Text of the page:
IF YOU'VE WATCHED Anita Sarkeesian's Feminist Frequency videos, or paid any attention to Gamergate (ugh), or if you vaguely remember feeling super disappointed that the only playable lady in Super Mario Kart was Princess Peach, nothing in Shannon Sun-Higginson's new documentary about sexism in the gaming industry, GTFO: The Movie, should be particularly surprising.

But by imposing a clear-cut narrative on what's ordinarily digested in fleeting think pieces and tweets, it's a solid record of sexism within a subset of media that's currently having the dumbest identity crisis imaginable. (I mean, come on, hate mail because of gay characters in a game? I'm pretty sure MADE-UP WORLDS INSIDE A SCREEN DON'T NEED TO RESEMBLE SOUTH DAKOTA.) (Also, sorry, South Dakota.)

Minus some pretty adorable title cards, GTFO isn't overwhelmingly polished: The filmmakers rely on fuzzy Skype interviews, and footage of people sitting at computer terminals playing shooters makes for awfully boring B-roll, kind of like when you played The Oregon Trail with your friend in third grade and they insisted upon total mouse domination, while you merely stood by and watched as they made terrible decisions about their occupation (GODDAMN IT, YOU SHOULD ALWAYS BE THE DOCTOR) and fording rivers (ALWAYS CAULK THE WAGON AND FLOAT IT). That being said, it's notable GTFO was made at all, given what bullshit awaits women gamers who dare to speak their minds—all manner of doxxings and rape threats and poorly spelled insults, in case you literally don't know any woman who has even a low profile on the internet.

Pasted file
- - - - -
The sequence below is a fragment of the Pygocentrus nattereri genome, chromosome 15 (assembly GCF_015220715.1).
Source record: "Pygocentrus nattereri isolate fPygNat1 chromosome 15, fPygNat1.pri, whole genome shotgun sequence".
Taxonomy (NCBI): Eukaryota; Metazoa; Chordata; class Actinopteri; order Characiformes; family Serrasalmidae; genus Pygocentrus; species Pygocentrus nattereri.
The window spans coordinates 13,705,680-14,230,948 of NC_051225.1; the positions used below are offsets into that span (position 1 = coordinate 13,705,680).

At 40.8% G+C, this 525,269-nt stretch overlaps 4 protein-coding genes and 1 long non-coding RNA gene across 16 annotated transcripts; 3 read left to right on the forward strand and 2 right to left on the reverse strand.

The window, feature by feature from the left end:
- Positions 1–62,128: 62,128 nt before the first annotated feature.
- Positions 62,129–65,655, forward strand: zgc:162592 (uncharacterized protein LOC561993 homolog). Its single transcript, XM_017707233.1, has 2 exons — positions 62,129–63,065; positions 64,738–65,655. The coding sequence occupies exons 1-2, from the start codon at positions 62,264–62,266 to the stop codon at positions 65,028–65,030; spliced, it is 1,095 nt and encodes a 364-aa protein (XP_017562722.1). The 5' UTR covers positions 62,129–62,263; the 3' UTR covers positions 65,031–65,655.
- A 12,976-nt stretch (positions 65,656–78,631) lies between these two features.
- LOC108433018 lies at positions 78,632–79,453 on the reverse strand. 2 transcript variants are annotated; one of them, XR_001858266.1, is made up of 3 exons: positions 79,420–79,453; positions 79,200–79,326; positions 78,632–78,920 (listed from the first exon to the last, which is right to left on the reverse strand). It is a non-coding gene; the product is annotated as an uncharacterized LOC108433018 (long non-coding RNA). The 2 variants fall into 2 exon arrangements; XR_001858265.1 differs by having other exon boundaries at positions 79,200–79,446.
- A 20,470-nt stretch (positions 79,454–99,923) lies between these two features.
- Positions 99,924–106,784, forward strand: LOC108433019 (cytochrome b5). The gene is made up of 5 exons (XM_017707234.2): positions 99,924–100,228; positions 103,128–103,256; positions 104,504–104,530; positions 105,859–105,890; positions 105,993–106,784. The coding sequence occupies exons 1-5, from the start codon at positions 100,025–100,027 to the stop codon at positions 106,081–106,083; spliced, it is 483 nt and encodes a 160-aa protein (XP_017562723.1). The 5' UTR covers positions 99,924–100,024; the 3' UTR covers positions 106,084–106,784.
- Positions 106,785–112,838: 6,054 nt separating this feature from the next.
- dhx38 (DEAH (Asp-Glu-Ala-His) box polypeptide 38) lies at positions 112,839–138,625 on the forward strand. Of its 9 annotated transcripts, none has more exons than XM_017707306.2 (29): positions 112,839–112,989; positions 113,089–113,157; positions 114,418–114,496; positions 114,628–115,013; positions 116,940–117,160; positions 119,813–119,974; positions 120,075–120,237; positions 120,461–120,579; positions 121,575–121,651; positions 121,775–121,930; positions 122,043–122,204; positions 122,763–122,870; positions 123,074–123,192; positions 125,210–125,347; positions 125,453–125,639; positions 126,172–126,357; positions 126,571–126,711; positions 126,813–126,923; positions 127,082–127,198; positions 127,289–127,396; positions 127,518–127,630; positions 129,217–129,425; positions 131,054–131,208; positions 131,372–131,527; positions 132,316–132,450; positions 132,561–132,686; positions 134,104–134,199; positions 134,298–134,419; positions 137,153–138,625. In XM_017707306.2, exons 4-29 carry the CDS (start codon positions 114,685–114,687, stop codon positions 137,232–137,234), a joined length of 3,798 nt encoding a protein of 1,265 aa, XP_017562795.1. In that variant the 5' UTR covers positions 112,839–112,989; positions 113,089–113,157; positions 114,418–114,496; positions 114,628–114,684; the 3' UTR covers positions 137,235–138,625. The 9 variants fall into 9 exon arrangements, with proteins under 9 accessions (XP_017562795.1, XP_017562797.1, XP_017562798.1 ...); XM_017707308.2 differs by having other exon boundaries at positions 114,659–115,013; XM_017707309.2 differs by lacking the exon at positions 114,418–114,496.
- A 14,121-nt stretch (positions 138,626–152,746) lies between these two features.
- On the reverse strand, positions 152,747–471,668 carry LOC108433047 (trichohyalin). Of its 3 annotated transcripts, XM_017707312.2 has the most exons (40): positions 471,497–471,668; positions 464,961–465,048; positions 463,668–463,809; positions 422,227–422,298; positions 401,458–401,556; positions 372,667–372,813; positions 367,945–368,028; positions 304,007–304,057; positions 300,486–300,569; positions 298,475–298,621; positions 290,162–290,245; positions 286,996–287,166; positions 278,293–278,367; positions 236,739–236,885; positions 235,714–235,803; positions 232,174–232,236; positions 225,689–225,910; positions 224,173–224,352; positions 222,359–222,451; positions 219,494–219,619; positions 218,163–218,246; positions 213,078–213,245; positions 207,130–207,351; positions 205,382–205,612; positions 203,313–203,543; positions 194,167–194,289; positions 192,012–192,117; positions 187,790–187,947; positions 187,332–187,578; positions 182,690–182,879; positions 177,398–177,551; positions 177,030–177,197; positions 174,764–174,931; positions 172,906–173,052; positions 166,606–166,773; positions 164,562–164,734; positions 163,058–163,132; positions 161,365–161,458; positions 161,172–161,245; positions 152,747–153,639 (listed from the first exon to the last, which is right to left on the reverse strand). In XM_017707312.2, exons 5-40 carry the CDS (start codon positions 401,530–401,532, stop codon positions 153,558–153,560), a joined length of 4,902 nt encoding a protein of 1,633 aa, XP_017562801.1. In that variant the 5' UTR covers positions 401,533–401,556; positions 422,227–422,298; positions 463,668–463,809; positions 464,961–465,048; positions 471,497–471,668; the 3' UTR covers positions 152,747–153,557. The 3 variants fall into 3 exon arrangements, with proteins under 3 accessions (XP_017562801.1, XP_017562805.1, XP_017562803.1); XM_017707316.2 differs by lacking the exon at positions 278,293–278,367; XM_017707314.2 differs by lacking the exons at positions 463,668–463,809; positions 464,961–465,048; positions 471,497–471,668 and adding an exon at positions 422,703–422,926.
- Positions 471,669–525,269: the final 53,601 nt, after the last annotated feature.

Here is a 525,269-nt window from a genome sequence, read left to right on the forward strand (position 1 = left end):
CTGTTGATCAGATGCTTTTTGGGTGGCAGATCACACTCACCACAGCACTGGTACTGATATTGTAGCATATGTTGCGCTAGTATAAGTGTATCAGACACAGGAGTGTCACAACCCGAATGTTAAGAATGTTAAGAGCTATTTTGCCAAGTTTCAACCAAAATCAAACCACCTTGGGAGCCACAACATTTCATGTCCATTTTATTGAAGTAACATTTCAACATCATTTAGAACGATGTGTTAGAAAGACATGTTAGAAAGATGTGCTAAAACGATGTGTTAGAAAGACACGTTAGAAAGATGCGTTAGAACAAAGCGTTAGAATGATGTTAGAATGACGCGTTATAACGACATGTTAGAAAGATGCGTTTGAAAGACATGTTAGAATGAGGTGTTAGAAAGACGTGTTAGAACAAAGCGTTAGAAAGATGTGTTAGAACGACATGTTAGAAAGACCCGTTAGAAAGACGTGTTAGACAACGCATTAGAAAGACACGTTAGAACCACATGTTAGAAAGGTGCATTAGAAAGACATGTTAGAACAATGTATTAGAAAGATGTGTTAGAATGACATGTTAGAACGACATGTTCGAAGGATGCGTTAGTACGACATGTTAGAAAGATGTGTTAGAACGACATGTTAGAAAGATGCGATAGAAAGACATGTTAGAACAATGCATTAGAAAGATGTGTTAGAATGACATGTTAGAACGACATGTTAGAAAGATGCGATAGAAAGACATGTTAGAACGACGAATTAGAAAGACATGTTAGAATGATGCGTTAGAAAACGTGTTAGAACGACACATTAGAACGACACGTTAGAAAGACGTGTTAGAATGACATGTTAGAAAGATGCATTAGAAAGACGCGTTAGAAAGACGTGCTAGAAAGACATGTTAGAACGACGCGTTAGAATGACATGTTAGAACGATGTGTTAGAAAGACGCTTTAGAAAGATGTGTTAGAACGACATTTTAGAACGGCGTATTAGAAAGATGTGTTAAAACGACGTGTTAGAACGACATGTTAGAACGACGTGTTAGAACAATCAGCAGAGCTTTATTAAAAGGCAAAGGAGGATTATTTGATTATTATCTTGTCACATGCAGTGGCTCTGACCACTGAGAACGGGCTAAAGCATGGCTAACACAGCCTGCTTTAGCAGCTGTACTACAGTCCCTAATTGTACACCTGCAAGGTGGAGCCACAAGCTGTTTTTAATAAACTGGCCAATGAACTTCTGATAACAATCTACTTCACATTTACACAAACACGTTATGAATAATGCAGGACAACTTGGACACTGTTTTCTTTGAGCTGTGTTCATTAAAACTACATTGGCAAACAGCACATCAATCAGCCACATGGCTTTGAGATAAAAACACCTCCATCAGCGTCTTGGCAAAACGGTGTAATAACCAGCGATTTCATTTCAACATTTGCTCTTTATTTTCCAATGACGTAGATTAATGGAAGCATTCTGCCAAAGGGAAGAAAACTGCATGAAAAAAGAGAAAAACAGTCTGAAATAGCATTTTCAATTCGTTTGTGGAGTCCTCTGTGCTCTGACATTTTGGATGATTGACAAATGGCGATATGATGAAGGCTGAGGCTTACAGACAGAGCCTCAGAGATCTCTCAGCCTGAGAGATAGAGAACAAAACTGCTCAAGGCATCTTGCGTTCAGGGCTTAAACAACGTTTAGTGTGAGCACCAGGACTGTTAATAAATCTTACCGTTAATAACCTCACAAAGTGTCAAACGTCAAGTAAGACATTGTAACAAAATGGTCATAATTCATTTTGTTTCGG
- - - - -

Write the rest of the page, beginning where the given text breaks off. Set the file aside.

I hope no one gets doxxed for saying something real in a documentary about sexism in the gaming industry. But if it happens, it'll only serve to prove why a film like this needs to exist.